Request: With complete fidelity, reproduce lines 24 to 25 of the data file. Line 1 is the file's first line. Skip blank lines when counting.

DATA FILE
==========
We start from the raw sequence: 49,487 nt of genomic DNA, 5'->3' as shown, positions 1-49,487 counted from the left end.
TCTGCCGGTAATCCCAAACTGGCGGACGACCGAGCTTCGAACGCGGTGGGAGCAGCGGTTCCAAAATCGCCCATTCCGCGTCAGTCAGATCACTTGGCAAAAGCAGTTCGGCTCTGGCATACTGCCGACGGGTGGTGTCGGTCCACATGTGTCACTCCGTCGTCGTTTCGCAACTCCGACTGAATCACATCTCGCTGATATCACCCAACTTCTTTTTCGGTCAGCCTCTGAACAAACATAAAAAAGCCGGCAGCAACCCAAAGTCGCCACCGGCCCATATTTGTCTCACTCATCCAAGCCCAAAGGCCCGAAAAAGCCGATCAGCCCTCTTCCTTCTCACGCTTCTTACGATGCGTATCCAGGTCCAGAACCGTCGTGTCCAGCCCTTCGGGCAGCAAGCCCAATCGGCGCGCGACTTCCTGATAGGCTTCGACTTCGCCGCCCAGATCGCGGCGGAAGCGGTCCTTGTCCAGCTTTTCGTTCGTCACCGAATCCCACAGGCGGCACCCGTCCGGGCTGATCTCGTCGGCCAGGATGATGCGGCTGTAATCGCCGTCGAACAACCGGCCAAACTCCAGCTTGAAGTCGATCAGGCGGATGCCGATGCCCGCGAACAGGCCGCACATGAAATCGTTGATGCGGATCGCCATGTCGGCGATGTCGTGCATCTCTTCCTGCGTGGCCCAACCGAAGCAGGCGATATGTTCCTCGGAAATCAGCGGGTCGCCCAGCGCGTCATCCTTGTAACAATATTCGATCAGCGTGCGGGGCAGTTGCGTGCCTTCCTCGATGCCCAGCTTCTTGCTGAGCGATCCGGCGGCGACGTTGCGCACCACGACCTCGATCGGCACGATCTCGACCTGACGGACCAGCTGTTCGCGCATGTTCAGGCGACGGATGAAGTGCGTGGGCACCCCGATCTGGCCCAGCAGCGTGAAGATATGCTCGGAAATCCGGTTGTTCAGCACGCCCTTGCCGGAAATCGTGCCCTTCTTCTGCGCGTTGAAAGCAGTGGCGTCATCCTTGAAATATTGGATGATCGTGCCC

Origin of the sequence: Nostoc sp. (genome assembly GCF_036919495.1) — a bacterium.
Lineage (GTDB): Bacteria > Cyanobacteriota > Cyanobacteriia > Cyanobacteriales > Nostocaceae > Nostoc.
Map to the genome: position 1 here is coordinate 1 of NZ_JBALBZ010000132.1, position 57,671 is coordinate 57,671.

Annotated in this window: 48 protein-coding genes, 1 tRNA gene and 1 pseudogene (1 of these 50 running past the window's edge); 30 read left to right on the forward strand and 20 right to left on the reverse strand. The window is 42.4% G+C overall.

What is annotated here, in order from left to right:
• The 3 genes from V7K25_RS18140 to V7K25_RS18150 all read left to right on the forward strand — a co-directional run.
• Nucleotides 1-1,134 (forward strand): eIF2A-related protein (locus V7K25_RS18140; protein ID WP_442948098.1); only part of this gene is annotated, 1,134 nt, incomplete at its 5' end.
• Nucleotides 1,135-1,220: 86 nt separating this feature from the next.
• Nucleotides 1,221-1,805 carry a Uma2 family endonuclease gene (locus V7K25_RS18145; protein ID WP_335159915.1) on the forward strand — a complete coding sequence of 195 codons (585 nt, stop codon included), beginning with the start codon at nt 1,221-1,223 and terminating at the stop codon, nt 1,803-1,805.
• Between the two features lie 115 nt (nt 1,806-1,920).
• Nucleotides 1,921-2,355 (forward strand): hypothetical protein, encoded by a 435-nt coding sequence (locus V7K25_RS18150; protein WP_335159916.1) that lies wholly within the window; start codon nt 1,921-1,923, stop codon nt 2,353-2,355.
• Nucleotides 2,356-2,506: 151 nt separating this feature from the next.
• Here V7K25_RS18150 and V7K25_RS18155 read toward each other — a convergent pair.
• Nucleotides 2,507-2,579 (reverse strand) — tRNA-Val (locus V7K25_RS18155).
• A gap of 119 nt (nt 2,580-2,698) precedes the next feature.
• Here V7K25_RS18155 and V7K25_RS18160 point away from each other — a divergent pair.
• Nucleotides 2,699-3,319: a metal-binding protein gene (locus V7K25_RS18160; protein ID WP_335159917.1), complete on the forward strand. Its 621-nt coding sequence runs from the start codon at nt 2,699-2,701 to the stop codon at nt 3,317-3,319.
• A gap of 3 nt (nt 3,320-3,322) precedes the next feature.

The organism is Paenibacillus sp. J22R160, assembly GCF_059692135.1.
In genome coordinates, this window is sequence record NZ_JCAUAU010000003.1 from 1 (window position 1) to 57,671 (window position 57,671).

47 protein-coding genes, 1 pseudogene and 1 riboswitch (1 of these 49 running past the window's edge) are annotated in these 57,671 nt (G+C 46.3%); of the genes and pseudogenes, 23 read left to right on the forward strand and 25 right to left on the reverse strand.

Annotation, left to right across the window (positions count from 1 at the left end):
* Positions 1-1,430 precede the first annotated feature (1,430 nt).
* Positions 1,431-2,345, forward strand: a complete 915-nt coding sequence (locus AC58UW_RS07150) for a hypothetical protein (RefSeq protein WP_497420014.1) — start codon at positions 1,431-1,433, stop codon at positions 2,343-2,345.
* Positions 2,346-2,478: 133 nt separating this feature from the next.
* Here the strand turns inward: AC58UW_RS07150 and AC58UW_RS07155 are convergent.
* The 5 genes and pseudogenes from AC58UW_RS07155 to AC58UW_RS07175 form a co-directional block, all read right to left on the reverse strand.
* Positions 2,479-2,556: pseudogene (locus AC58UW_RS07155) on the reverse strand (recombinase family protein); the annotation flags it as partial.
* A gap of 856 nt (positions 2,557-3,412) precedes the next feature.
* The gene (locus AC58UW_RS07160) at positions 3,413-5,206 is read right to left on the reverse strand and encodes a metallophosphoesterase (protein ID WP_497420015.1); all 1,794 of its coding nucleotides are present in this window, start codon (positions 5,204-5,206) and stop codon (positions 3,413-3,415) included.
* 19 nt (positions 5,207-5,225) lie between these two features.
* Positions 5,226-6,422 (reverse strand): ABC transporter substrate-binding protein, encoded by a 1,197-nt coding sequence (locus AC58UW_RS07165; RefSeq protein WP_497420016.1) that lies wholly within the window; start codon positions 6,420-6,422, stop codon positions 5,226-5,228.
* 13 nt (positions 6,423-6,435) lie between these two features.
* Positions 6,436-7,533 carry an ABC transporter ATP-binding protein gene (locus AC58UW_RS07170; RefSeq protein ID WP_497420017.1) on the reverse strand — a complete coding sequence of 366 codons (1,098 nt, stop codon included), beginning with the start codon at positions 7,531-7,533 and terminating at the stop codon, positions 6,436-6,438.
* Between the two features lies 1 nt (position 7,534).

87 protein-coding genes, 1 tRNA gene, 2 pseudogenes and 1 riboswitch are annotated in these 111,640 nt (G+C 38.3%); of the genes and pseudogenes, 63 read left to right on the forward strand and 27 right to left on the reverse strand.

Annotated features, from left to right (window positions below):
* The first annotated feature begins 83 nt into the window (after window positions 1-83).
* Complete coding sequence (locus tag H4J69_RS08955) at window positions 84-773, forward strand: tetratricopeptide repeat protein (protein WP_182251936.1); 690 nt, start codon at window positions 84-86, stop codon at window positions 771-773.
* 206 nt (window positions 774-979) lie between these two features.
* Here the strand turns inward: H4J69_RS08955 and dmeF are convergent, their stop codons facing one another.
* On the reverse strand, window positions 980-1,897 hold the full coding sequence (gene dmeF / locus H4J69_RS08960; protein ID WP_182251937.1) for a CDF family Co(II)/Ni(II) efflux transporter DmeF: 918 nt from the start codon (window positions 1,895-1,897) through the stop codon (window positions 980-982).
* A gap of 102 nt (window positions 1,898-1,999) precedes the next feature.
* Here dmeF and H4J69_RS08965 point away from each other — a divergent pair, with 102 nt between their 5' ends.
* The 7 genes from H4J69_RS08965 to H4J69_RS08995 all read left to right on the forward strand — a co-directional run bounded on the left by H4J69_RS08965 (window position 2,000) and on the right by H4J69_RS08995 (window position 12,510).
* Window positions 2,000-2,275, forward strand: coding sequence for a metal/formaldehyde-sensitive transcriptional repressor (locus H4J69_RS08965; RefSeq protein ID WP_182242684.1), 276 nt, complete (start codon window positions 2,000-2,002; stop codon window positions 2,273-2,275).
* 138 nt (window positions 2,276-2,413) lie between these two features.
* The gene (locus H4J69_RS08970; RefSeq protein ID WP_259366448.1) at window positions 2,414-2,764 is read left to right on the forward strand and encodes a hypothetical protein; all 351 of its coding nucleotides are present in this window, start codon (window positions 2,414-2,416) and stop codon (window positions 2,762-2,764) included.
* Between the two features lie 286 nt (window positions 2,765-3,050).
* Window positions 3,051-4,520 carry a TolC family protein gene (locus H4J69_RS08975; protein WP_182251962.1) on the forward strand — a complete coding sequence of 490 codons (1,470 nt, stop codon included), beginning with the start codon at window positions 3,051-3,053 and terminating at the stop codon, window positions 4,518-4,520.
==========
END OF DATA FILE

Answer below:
Annotation, left to right across the window (positions count from 1 at the left end):
* Positions 1-1,430 precede the first annotated feature (1,430 nt).